Morning Joe Tuesday featured a discussion with Bill Nye, known as the Science Guy from his television days, and his new book, “Unstoppable.” The book is about getting America to lead on fighting Climate Change, particularly in transitioning from fossil fuels to wind and solar energy. Scarborough on Climate Change, threw to Nye, about the signficance of China and other developing countries on carbon emissions, and how America can affect their contributions, not just our own.
In the latest episode of Bones, the title hints to the viewer that the show’s about to get political and “The Senator in the Street Sweeper” does just that. But what is surprising is who is killed off and why.
So, American Horror Story: Hotel is pretty much the most insane thing I’ve ever seen. On Wednesday night’s show, an episode titled “Chutes and Ladders,” AHS made God and the oil/coal industry its target.
While filling in for Thomas Robers on MSNBC Live, Frances Rivera brought on Dan Olson from the San Juan Citizens Alliance to defend the EPA and cast all the blame on local mines in the region.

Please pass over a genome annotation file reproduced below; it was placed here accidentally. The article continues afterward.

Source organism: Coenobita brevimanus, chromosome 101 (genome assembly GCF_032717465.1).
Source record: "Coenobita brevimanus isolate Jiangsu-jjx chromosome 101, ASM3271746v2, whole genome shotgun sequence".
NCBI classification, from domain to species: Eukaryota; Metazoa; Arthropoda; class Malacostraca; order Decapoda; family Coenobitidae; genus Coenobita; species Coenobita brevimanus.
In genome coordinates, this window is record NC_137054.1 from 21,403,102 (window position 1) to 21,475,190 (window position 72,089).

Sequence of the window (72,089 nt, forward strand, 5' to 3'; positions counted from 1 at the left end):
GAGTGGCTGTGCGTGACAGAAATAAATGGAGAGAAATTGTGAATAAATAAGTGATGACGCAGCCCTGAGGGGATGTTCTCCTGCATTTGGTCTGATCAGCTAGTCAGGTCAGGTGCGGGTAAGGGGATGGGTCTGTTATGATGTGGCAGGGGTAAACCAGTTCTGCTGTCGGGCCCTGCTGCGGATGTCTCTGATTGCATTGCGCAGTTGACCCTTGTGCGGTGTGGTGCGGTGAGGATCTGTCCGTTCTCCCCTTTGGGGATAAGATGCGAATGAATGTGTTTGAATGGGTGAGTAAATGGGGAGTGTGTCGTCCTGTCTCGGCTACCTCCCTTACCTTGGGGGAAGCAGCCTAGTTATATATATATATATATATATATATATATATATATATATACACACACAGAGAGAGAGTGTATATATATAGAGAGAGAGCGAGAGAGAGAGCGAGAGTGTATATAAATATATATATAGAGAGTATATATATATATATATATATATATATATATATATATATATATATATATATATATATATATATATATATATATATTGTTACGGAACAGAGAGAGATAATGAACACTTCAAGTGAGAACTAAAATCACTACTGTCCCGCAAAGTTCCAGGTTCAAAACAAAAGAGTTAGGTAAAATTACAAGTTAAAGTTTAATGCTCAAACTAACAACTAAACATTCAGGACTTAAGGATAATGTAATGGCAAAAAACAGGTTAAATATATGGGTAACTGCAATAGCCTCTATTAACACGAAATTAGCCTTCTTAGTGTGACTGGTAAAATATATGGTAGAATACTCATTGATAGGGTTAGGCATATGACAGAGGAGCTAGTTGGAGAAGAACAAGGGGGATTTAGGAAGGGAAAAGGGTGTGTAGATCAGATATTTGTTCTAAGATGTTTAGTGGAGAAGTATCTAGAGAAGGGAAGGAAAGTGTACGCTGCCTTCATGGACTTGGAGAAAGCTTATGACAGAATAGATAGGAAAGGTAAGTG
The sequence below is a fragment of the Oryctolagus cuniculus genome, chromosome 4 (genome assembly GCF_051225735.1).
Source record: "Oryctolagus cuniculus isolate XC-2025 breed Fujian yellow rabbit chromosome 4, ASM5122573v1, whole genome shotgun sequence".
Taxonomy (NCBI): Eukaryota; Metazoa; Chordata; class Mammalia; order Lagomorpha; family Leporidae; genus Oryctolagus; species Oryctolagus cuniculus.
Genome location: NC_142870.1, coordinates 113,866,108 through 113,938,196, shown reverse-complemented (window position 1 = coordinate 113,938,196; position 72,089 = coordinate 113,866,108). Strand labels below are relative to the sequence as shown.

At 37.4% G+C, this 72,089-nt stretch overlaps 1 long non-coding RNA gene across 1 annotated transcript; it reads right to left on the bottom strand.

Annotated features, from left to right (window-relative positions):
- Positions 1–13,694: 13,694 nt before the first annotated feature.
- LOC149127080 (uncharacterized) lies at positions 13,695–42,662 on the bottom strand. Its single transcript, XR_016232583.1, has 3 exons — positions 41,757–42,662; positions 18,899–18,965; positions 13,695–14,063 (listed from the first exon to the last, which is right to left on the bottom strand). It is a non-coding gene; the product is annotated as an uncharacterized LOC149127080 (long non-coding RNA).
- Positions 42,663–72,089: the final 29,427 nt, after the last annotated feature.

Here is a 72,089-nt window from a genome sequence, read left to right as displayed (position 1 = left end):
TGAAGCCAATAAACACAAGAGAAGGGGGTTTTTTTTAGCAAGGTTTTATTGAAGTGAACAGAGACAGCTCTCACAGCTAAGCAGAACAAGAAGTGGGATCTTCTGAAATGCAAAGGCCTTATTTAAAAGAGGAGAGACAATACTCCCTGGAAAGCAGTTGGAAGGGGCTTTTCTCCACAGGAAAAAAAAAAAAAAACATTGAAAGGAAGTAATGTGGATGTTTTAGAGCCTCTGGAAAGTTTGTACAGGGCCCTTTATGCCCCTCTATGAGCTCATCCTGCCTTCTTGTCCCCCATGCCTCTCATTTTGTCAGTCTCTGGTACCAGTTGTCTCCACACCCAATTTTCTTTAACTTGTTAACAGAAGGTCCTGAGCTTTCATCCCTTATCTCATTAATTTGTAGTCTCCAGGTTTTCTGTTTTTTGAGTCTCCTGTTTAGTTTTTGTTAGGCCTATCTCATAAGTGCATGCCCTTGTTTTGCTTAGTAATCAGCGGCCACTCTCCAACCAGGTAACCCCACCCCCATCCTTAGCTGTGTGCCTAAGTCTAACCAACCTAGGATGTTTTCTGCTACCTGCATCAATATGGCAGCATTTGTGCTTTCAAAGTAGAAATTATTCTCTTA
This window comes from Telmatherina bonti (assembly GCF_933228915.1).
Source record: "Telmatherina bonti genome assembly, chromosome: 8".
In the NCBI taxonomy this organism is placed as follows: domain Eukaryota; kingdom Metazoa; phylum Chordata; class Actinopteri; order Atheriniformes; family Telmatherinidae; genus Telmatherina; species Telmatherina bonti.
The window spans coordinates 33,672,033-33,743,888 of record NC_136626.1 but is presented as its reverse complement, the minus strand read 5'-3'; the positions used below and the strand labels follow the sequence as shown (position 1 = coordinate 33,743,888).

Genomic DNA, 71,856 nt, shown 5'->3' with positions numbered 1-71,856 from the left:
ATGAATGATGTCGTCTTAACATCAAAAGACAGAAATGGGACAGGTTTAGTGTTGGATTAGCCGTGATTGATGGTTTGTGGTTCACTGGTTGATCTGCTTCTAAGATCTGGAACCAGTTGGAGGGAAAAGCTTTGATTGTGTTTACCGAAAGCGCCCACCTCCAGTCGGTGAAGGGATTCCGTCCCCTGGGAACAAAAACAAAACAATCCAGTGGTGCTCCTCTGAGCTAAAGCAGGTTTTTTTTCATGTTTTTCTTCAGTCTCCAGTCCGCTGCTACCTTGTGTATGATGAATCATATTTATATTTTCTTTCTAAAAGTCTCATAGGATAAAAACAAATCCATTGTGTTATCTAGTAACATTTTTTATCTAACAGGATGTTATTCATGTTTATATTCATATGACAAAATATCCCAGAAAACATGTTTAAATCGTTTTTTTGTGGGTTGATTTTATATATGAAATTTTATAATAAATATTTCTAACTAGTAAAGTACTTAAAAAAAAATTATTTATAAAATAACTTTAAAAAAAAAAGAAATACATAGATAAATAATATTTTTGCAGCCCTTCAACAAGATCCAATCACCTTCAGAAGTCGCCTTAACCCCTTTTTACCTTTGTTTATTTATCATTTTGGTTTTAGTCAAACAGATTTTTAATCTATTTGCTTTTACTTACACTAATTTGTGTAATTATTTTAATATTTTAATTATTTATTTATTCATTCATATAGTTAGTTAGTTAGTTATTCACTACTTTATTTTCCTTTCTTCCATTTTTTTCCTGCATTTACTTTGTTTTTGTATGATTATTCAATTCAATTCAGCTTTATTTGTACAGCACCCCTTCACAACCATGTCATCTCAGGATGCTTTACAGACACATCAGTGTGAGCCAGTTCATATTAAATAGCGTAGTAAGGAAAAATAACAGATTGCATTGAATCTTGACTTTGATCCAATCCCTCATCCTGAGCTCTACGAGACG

In a speech at a Republican Lincoln Day dinner in West Virginia earlier this week, Murray Energy Corp. founder and CEO Robert Murray decried the Obama administration's determination to, as described at the financial news site SNL.com (to be clear, no relation to Saturday Night Live), "bypass the states and their utility commissions, the U.S. Congress and the Constitution in favor of putting the U.S. EPA in charge of the nation's electric grid."
In the establishment press, Murray's speech was only covered in a single snarky paragraph by Darren Goode at the Politico titled "Don't Hold Back Now" — obviously attempting to paint Murray as unreasonable and extreme — and a writeup at the Wheeling (WV) Intelligencer. After all, what does Murray know? He's only the head of the largest company in an industry which is still responsible for fueling 39 percent of America's electrical grid, and the majority of it in many states. Who would want to give him any visibility, as if he has anything valuable to say? Well, I do.